Successful towns and cities rely on buses to move high volumes of people efficiently to their places of work, education, to shops, and to local services such as hospitals whilst reducing the congestion and pollution created by car travel. But bus services require supporting infrastructure and priority measures if they are to efficiently and effectively meet the demands of customers and the objectives of local and national government.
Congestion is a continuing major challenge in our towns and cities, constraining growth and contributing to poor air quality. The economic costs of congestion are at least £11 billion per year in urban areas in England.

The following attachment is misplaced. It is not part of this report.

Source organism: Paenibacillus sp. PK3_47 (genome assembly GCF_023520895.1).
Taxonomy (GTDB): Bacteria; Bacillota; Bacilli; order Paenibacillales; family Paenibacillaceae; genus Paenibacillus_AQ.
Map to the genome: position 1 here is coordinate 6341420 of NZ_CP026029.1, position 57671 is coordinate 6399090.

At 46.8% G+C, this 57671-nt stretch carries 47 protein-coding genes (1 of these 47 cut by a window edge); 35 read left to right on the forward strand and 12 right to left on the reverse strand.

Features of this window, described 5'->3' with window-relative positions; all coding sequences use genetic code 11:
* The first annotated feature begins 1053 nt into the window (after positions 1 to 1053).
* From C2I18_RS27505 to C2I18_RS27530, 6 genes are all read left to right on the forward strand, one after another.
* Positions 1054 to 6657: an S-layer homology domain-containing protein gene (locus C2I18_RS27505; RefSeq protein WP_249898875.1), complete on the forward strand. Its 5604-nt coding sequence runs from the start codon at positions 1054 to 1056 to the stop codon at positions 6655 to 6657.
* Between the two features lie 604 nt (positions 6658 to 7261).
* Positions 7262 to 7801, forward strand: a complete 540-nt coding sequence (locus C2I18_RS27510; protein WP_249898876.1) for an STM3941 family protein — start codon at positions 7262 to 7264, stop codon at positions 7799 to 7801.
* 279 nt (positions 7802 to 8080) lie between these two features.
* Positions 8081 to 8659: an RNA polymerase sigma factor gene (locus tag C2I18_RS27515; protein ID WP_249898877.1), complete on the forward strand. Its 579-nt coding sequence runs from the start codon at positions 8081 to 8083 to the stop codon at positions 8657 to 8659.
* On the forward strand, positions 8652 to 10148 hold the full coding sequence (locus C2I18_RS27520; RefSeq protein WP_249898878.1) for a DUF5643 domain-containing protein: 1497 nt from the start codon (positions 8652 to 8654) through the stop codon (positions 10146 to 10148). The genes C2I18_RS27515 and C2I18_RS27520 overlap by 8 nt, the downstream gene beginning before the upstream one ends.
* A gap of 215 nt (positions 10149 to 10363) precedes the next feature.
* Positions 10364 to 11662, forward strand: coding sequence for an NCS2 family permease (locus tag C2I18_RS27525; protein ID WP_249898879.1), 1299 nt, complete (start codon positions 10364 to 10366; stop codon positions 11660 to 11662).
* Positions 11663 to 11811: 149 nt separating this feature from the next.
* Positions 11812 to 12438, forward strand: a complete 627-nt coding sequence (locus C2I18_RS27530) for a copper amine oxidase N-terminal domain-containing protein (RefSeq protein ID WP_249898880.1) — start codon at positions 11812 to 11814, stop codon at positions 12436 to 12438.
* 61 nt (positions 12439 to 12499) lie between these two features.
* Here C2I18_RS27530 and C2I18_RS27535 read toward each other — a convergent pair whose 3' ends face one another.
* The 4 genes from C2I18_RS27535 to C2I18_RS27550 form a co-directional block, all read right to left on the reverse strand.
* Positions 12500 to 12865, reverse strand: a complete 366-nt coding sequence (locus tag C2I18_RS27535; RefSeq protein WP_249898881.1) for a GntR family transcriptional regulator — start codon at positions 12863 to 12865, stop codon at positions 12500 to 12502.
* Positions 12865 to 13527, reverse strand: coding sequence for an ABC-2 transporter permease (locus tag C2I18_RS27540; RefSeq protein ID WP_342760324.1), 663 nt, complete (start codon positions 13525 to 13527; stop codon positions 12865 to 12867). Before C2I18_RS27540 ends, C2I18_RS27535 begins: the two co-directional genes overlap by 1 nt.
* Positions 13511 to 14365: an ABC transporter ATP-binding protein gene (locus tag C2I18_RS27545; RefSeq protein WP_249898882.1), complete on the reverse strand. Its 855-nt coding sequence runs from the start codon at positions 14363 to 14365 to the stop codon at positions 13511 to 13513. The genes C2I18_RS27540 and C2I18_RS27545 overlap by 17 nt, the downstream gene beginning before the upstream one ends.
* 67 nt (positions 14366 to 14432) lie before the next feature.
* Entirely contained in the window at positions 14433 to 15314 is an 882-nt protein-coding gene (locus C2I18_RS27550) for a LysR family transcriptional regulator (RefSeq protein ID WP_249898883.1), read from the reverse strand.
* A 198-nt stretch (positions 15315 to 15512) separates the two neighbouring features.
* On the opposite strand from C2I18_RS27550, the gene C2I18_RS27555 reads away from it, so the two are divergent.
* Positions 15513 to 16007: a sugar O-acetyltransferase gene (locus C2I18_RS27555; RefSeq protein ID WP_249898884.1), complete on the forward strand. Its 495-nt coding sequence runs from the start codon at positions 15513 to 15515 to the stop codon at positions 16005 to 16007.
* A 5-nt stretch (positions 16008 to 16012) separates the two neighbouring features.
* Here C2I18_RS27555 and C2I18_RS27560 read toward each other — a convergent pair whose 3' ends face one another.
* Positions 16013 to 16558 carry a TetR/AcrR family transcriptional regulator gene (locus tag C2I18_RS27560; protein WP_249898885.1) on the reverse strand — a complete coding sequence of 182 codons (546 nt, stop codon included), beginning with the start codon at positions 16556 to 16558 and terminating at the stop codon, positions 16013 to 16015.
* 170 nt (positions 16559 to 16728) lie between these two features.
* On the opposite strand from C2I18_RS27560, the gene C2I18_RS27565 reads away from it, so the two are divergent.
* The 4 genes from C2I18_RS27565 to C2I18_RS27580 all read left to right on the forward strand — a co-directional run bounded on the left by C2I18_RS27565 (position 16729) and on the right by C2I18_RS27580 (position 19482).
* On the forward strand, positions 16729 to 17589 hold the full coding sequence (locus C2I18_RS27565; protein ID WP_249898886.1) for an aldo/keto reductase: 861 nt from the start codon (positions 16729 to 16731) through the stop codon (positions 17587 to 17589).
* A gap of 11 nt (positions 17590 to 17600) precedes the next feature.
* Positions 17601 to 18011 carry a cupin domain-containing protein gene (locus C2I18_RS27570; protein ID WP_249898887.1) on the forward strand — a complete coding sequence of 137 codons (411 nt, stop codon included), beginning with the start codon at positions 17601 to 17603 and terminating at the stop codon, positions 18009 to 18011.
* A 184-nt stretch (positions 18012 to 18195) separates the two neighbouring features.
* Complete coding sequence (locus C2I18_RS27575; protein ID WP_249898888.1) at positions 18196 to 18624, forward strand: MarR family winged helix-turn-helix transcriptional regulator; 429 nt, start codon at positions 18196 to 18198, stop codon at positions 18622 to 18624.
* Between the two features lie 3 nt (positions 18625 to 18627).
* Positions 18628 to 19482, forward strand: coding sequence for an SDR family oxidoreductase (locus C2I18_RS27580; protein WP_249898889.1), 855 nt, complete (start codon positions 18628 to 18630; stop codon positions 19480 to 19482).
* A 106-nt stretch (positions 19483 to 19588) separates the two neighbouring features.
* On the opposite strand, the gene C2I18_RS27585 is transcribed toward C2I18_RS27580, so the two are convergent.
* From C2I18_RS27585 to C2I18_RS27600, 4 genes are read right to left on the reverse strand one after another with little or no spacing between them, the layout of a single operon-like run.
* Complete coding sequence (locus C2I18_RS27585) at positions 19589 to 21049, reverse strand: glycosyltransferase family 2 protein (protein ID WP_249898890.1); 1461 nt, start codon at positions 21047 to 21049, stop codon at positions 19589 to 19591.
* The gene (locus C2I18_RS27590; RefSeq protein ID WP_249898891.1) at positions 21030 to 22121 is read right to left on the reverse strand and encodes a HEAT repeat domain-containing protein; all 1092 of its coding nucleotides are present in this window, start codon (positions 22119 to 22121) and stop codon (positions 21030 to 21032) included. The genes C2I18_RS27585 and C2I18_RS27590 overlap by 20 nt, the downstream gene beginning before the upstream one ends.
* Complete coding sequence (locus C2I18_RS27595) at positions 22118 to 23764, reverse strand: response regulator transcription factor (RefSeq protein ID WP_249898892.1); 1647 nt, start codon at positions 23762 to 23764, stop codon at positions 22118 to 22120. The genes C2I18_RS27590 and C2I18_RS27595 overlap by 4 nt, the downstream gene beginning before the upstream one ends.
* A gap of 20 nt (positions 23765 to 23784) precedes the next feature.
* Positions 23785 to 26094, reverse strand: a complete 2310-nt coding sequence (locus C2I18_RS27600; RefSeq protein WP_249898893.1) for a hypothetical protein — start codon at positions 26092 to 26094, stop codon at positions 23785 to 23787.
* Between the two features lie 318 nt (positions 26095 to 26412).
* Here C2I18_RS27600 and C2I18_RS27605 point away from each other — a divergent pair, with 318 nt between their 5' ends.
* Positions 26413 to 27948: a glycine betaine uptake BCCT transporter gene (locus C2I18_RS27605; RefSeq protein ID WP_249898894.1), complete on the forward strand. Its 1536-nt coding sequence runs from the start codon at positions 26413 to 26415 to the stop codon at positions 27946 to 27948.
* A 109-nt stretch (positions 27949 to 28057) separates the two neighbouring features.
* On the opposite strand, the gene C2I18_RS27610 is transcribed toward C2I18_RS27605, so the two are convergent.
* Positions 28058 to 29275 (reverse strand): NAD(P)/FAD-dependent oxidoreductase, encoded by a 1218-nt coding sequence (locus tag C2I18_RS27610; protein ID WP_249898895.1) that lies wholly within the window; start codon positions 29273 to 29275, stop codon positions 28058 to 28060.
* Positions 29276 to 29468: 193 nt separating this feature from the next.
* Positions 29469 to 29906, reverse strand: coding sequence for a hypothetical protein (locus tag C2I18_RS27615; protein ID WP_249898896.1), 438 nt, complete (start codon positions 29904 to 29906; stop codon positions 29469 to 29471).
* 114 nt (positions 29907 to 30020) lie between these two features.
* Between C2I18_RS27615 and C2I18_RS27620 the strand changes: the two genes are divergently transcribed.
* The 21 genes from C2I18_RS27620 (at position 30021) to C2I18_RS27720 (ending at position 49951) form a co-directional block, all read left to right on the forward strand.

Unblocking the city
The implementation of bus priority measures and infrastructure to support improved bus services requires action by LTAs who have a statutory duty to manage their road networks with the aim of ‘securing the expeditious movement of traffic’. Some are already taking innovative approaches to tackling congestion and curbing the predicted levels of traffic growth. But we need to do much more. There are numerous examples of operators and local authorities working in partnership to deliver improved services to passengers. These partnerships can take many forms and the most appropriate will depend on local circumstances: